THE ARTSY, WATERFRONT ENCLAVE OF BIGFORK serves as your gateway to Flathead Lake, the West's largest freshwater lake with an astonishing 188 miles of shoreline.
Getting there is a breeze. After only a 30-minute drive from Kalispell, you’ll be at downtown’s Pocketstone Café, strategizing your trip over a cappuccino and eggs Benedict. Start by choosing from a summer’s worth of outdoor activities—kayaking, swimming, fishing, rafting, hiking—then add in fine dining, gallery hopping and boutique shopping on Electric Avenue. Devote at least one evening to a Broadway-style performance at the 400-seat Bigfork Summer Playhouse, where the curtain has been raised every summer since 1959. Or attend a Sunday night Riverbend Concert in Everit L. Sliter Memorial Park, where the Swan River curves toward Bigfork Bay.
Since it’s hard to turn away from the mellifluous river, book a stay in the woodsy-chic Bridge Street Cottages, steps from the water and a short walk from downtown. When evening falls, drop into Whistling Andy Distillery to taste small-batch pear gin and distilled bourbon made with locally sourced ingredients.
BACK TO NATURE The next morning, work up an appetite by walking the Swan River Nature Trail and watching kayakers play in the river’s “Wild Mile.” Hit up Echo Lake Cafe for fresh-squeezed orange juice and big-as-your-plate buckwheat pancakes, then do what Flathead Lake visitors have always done: get out on the water. Rent a kayak. Book a sailboat cruise. Raft the Flathead River’s whitewater.
Catch a sunset from the shore at Wayfarers State Park. If you’re more of a landlubber, the Jewel Basin’s 35 miles of hiking trails lead to wildflower-filled meadows and trout-filled lakes. To the southeast, Swan Lake and adjacent Swan River National Wildlife Refuge offer birding opportunities—the refuge is an important nesting area for bald eagles and blue herons and a wintering spot for whistling swans. Don’t forget your binoculars.
When it’s time to leave Bigfork, make your way south along Flathead Lake’s eastern shore, passing dozens of roadside cherry stands on MT-35. The region’s cherry trees are heavy with masses of rosy white blossoms in May. By July, those flowers have transformed into luscious wine-colored fruits.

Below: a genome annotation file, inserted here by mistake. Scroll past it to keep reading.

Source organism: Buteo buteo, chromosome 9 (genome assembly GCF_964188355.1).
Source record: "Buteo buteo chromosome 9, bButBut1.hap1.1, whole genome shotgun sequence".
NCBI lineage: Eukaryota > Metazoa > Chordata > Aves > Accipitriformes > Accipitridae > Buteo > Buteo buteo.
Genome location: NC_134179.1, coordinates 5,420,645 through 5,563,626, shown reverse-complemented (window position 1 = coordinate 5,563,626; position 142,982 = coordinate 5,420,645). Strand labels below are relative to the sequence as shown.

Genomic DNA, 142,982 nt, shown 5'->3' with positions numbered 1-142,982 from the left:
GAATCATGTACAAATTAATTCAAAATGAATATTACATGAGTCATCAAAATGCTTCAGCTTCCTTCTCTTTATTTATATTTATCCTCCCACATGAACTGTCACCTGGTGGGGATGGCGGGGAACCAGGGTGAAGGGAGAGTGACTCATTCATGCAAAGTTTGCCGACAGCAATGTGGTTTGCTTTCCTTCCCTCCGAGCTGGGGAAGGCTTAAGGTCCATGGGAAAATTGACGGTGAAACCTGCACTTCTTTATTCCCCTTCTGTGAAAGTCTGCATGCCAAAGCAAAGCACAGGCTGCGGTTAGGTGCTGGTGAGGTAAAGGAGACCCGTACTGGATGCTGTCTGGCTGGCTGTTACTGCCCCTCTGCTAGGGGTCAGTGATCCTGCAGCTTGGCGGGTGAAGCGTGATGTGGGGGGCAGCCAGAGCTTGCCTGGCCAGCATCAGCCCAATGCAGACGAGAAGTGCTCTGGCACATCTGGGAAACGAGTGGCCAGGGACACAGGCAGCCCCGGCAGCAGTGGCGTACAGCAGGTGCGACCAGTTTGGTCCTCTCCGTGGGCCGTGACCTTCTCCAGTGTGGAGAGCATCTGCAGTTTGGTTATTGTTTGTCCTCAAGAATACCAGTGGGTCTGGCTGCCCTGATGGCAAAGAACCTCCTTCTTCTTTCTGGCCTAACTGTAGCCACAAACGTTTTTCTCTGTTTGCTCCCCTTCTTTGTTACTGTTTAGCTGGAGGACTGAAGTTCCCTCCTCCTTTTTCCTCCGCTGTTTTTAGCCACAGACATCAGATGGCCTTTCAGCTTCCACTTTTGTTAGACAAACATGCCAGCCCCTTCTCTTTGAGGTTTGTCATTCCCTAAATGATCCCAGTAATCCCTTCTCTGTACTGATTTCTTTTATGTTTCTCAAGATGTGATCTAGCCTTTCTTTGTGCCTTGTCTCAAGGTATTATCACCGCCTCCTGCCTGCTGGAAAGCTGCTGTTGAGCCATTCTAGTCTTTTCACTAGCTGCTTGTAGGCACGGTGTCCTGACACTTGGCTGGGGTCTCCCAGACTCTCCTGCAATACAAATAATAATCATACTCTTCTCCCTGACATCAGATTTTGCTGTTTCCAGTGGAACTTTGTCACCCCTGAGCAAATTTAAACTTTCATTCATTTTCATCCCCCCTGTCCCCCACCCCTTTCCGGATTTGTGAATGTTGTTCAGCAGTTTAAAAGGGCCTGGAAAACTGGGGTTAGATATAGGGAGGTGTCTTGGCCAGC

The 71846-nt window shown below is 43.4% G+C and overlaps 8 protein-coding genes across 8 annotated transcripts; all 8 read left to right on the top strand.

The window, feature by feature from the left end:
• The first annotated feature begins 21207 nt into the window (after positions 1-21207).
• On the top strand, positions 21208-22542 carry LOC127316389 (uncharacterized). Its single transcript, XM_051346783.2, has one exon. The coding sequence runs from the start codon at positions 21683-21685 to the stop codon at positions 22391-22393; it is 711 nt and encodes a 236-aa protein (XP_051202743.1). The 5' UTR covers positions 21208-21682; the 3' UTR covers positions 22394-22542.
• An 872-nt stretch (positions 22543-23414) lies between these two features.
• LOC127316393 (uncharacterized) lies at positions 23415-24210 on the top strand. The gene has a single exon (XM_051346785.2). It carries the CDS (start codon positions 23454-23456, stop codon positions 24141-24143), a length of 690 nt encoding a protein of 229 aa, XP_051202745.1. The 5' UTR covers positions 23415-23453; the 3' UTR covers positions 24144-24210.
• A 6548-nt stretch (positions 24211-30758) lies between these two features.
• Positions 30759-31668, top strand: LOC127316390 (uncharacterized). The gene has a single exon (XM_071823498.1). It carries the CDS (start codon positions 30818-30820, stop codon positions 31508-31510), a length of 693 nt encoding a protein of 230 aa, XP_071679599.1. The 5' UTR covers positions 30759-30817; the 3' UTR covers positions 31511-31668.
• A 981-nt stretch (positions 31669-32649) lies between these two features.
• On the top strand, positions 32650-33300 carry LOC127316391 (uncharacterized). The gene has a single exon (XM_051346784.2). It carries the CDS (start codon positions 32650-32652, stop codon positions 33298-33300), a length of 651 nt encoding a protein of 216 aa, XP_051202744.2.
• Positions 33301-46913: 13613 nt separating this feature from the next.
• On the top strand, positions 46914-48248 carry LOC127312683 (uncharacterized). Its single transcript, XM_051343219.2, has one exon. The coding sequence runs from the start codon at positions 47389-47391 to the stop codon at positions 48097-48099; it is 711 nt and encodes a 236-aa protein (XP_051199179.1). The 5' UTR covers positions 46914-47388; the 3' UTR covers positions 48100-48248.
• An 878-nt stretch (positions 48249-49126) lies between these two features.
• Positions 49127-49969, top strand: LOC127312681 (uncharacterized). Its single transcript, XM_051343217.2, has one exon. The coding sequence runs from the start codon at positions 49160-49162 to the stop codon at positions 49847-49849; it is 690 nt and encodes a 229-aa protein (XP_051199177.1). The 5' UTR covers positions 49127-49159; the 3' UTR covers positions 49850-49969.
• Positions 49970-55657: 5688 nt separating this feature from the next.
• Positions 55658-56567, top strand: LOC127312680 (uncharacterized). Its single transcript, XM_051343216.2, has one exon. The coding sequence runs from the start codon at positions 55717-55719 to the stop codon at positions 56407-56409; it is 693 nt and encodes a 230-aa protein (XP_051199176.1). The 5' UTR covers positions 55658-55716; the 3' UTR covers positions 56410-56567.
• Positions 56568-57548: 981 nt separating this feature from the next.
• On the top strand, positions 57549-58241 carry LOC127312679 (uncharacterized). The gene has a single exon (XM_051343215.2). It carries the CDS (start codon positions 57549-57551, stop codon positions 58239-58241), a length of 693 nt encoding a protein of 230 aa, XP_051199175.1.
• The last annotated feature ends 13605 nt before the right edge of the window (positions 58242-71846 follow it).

The drive along the lakefront brings you to Polson, where the Polson-Flathead Historical Museum is filled with Montana icons like Calamity Jane’s saddle (donated after she retired from performing as a saucy sharpshooter in Wild West shows) and a mounted 181-pound sturgeon—7. feet long—reeled in from Flathead Lake in 1955. Since Polson is cherry country and proud of it, Cherries BBQ Pit serves fall-off-the-bones ribs smoked over cherry wood. Nearby, Mrs. Wonderful’s Café bakes gorgeous organic breads and fruit galettes.
A few miles south, stop in Pablo at The People’s Center tribal museum or in Charlo at Ninepipes Museum of Early Montana to see a fascinating array of Native American artifacts and exhibits. The surrounding land and the southern half of Flathead Lake are part of the Flathead Indian Reservation. Gift shops sell locally made beadwork, moccasins and jewelry. The National Bison Range, established in 1908, helps preserve the majestic American bison; the animals were hunted nearly to extinction in the late 1800s. Drive through the reserve to spot the herd of almost 300.
GO FOR THE RUSH Head west on MT-200 to Thompson Falls. In a valley along the Clark Fork River, this old logging town has reinvented itself as a visitor destination while keeping close to its heritage. Walk across the Gallatin Street footbridge to Island Park’s rocky shores, then marvel at the fish ladder, where bull trout make their way over Clark Fork’s dam. Thompson Falls High Bridge gives an eagle’s-eye view of the rushing river, while Thompson Falls State Park offers a family fishing pond plus bird-watching, hiking, swimming, canoeing and fishing. Grab a bite on the riverside patio at Big Eddy’s, then push on to the luxurious Lodge at Trout Creek, set on 90 tranquil acres—an ideal spot for a solid night’s rest.
On your last day, drive an hour north on MT-56 toward Troy, with a quick detour to Ross Creek Cedars Scenic Area to stretch your legs among gargantuan 1,000-year-old cedar trees. Between Troy and Libby, the Kootenai River gains momentum, funneling its churning froth through a narrow gorge. Take an exhilarating walk across the Swinging Bridge, suspended across the river downstream from Kootenai Falls. The bridge does swing—enough to make your heart beat faster—but it’s safely tethered by steel cables.
As you head eastward back to Kalispell, stop in Libby for a farewell boating or fishing trip on Lake Koocanusa. Have a Sasquatch burger at the Venture Inn, then wave a wistful good-bye to northwest Montana’s land of lakes and mountains.
Book a week at a classic dude ranch, such as Rich’s Montana Guest Ranch in Seeley Lake.